Algebraic Equations Part 2: http://www.youtube.com/watch?v=4k6IZjsTit4
    Algebraic Equations Part 3 http://www.youtube.com/watch?v=0vBqBX9jkps
    2.On Understanding “Difference”: http://www.youtube.com/watch?v=xuHPGenGV_Y
    3.Factors and Factoring Part 1: http://www.youtube.com/watch?v=vrTa07zl9pg
    Factors and Factoring Part 2: http://www.youtube.com/watch?v=XphYUyzmG_4
    Factors and factoring Part 3: http://www.youtube.com/watch?v=yqV2HYZX8X8
    4.The Inventing of Some Mathematical Signs: http://www.youtube.com/watch?v=Ctd7txNu9P8
    5.Division as Equal Sharing Part 1: http://www.youtube.com/watch?v=6hATKLy0Kxg
    The Dividing Room Part 2: http://www.youtube.com/watch?v=JnlaQDmzQ-8
    Division as Equal Grouping: http://www.youtube.com/watch?v=aVHSIKkkP6Y
    6. Fractions as Parts and Wholes Part 1: http://www.youtube.com/watch?v=MS2IW8mOPe8
    Fractions as Halves and Wholes Part 2: http://www.youtube.com/watch?v=go4BZlYciac
    Comparing Fractions Part 3: http://www.youtube.com/watch?v=BaT0sBM5vOI
    Improper Fractions to Mixed Numbers Part 4: http://www.youtube.com/watch?v=Lf2IiP-bsGU
    Changing Mixed Numbers to Improper Fractions Part 5: http://www.youtube.com/watch?v=vtRe51gyb_g
    Review Exercises Part 6: http://www.youtube.com/watch?v=WpvOOjMK8j0

    Would like to get some feedback re: comparison with Khan’s work. Thanks.
    Shad

  6. Matt Amaral    

    Mike,
    I might give you the point that in the subject of Math, some teachers could benefit from a series of videos they could play at the front of the room while they are working the rows and helping students. Yet, in the end you are missing my point. Even this “flipped” classroom, as you call it, won’t work with the kind of teacher who isn’t good at lecturing, and teaching in general. Look, unless you’re talking about paying teachers more and making sure we have highly intelligent, energetic leaders in the room, nothing will improve.

    Let me give you an example. There is a program called AVID that is nation-wide that focuses on peer studying and support. It has its own curriculum and protocols. When a great teacher is in the room, AVID works, when it is a bad teacher, AVID doesn’t work. KA is the same. The problem in education is not direct instruction, and our inability to reach our students on their desks. Lecturing is teaching, and if you take our voice from the subject matter, we are not teachers anymore, we are Techs. None of this matters, don’t you see? There is this idea that we can fix education BY TAKING THE TEACHER OUT OF THE EQUATION AT EVERY STEP. What we need is for ALL teachers to be highly qualified, and the only way to get that is to increase pay.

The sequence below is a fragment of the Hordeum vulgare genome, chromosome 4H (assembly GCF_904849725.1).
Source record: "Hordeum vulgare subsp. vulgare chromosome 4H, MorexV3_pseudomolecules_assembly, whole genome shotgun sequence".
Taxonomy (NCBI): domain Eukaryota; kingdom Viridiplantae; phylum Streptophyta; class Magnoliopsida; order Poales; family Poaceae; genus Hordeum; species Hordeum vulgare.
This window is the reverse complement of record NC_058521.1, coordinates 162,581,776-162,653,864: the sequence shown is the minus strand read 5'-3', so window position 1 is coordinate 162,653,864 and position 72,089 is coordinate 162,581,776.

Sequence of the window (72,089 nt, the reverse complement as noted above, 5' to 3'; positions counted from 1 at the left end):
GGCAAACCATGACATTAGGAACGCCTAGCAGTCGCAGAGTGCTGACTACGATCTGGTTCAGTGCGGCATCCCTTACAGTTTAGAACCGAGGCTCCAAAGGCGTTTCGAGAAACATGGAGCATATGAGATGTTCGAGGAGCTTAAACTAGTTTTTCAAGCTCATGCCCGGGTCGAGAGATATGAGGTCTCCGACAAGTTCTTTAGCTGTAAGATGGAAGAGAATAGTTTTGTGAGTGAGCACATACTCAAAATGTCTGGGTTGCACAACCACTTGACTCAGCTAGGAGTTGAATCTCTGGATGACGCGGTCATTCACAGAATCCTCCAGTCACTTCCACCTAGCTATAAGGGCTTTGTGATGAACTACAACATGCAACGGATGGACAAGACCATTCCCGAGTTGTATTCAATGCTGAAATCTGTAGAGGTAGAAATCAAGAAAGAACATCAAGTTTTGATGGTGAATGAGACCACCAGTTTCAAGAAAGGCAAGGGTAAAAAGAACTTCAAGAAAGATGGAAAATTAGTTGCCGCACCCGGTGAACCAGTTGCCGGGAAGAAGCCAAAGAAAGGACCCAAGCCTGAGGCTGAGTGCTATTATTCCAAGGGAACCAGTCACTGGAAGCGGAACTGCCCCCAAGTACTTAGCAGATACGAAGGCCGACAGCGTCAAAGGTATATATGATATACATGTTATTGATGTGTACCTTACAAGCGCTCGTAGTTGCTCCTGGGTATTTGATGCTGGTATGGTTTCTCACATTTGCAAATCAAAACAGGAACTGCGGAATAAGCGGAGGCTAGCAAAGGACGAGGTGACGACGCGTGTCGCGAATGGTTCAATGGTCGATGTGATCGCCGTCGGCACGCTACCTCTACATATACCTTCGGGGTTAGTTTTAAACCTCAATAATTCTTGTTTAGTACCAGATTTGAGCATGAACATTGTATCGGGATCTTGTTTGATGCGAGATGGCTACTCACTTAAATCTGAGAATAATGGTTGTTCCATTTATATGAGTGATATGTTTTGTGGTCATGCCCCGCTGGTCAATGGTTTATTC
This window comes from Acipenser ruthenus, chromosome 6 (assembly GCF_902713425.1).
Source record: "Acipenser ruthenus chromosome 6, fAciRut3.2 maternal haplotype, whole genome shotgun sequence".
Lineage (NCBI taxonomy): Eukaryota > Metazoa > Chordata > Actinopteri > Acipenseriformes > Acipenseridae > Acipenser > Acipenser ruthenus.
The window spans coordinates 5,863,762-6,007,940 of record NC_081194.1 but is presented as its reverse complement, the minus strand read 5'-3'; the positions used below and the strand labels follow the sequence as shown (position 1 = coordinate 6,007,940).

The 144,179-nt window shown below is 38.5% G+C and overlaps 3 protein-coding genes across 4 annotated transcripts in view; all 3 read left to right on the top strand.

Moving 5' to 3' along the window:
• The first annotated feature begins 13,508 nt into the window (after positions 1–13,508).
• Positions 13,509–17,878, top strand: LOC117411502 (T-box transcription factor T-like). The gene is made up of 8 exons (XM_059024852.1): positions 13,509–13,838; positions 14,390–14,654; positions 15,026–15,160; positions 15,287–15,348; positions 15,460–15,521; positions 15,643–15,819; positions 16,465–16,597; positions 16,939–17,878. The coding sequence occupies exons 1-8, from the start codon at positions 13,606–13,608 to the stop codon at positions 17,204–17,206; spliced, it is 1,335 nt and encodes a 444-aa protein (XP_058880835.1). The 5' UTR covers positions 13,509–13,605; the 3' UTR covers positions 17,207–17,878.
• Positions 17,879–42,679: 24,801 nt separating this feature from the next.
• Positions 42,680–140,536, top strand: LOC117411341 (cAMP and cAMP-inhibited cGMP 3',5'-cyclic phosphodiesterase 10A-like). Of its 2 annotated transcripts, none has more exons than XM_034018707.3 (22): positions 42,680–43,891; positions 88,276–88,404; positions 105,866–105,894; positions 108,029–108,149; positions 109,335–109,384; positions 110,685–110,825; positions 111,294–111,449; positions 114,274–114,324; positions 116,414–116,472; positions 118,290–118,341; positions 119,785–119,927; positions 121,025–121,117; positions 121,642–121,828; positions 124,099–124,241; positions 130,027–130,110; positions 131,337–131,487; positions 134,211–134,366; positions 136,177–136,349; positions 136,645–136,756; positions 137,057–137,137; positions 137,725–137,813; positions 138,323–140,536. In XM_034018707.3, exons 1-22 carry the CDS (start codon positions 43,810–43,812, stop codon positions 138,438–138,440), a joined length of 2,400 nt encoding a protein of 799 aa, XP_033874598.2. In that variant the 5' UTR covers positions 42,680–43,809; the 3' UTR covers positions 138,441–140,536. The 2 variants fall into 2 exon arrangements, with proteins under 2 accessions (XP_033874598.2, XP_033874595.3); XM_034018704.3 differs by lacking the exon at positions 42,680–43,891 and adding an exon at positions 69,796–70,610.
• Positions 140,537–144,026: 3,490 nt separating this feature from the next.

I concede at many points in my piece that Khan is great for what he is. But the problem with education is not In-the-Room Lecture. That is direct instruction, and it works. It IS teaching (as long as you do everything else along with it, scaffolding, individual instruction, group work, etc.). Direct instruction is the least of our worries. Anyways, taking questions during lecture is the best way to address problem issues to the entire class. If one student has a question, chances are 40% of the room has the same question. In one fell swoop you’ve answered it for everyone, instead of walking around the room answering the same question at 20 different desks. In the end, most of us need help lecturing like we need help driving to work in the morning.

    And I’m sorry, but when Sal Khan says he dreams of a future free of bored students being lectured at, and how he hated how teachers weren’t able to show the beauty of what they teach, if that doesn’t piss you off, I don’t know what will. And when he sees the future of education as “Lecture Libraries,” instead of classrooms with teachers in it, if that doesn’t sound like he’s talking of a panacea, I don’t know what does.